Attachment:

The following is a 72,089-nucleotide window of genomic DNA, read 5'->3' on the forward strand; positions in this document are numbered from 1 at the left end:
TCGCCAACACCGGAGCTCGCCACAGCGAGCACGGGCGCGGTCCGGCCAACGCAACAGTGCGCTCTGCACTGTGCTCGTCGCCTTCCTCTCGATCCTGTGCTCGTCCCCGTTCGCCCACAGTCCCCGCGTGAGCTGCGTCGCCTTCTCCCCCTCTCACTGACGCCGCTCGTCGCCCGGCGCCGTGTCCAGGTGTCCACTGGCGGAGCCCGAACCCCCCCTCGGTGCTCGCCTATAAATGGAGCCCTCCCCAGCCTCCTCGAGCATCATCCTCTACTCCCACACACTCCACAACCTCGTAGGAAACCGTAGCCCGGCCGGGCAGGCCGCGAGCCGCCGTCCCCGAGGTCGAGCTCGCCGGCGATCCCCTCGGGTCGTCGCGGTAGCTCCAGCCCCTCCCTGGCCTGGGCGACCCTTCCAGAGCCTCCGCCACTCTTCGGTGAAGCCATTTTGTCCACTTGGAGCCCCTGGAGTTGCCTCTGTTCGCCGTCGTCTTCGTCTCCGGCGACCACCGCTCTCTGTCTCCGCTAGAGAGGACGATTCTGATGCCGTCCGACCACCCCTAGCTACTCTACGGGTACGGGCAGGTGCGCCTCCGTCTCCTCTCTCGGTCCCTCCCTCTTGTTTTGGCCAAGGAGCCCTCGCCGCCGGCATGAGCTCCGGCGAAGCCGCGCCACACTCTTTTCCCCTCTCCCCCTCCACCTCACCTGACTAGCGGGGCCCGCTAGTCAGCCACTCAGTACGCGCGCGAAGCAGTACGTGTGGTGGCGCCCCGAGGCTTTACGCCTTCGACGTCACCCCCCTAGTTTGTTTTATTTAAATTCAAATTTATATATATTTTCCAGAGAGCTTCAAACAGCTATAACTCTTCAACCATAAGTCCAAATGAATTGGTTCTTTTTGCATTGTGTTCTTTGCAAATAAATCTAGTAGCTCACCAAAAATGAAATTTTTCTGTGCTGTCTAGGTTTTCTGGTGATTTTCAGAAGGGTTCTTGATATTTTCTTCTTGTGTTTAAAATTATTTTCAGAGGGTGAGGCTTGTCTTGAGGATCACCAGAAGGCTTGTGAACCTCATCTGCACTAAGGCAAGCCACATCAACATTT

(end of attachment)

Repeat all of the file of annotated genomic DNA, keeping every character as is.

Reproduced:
The following is a 72,089-nucleotide window of genomic DNA, read 5'->3' on the forward strand; positions in this document are numbered from 1 at the left end:
TCGCCAACACCGGAGCTCGCCACAGCGAGCACGGGCGCGGTCCGGCCAACGCAACAGTGCGCTCTGCACTGTGCTCGTCGCCTTCCTCTCGATCCTGTGCTCGTCCCCGTTCGCCCACAGTCCCCGCGTGAGCTGCGTCGCCTTCTCCCCCTCTCACTGACGCCGCTCGTCGCCCGGCGCCGTGTCCAGGTGTCCACTGGCGGAGCCCGAACCCCCCCTCGGTGCTCGCCTATAAATGGAGCCCTCCCCAGCCTCCTCGAGCATCATCCTCTACTCCCACACACTCCACAACCTCGTAGGAAACCGTAGCCCGGCCGGGCAGGCCGCGAGCCGCCGTCCCCGAGGTCGAGCTCGCCGGCGATCCCCTCGGGTCGTCGCGGTAGCTCCAGCCCCTCCCTGGCCTGGGCGACCCTTCCAGAGCCTCCGCCACTCTTCGGTGAAGCCATTTTGTCCACTTGGAGCCCCTGGAGTTGCCTCTGTTCGCCGTCGTCTTCGTCTCCGGCGACCACCGCTCTCTGTCTCCGCTAGAGAGGACGATTCTGATGCCGTCCGACCACCCCTAGCTACTCTACGGGTACGGGCAGGTGCGCCTCCGTCTCCTCTCTCGGTCCCTCCCTCTTGTTTTGGCCAAGGAGCCCTCGCCGCCGGCATGAGCTCCGGCGAAGCCGCGCCACACTCTTTTCCCCTCTCCCCCTCCACCTCACCTGACTAGCGGGGCCCGCTAGTCAGCCACTCAGTACGCGCGCGAAGCAGTACGTGTGGTGGCGCCCCGAGGCTTTACGCCTTCGACGTCACCCCCCTAGTTTGTTTTATTTAAATTCAAATTTATATATATTTTCCAGAGAGCTTCAAACAGCTATAACTCTTCAACCATAAGTCCAAATGAATTGGTTCTTTTTGCATTGTGTTCTTTGCAAATAAATCTAGTAGCTCACCAAAAATGAAATTTTTCTGTGCTGTCTAGGTTTTCTGGTGATTTTCAGAAGGGTTCTTGATATTTTCTTCTTGTGTTTAAAATTATTTTCAGAGGGTGAGGCTTGTCTTGAGGATCACCAGAAGGCTTGTGAACCTCATCTGCACTAAGGCAAGCCACATCAACATTT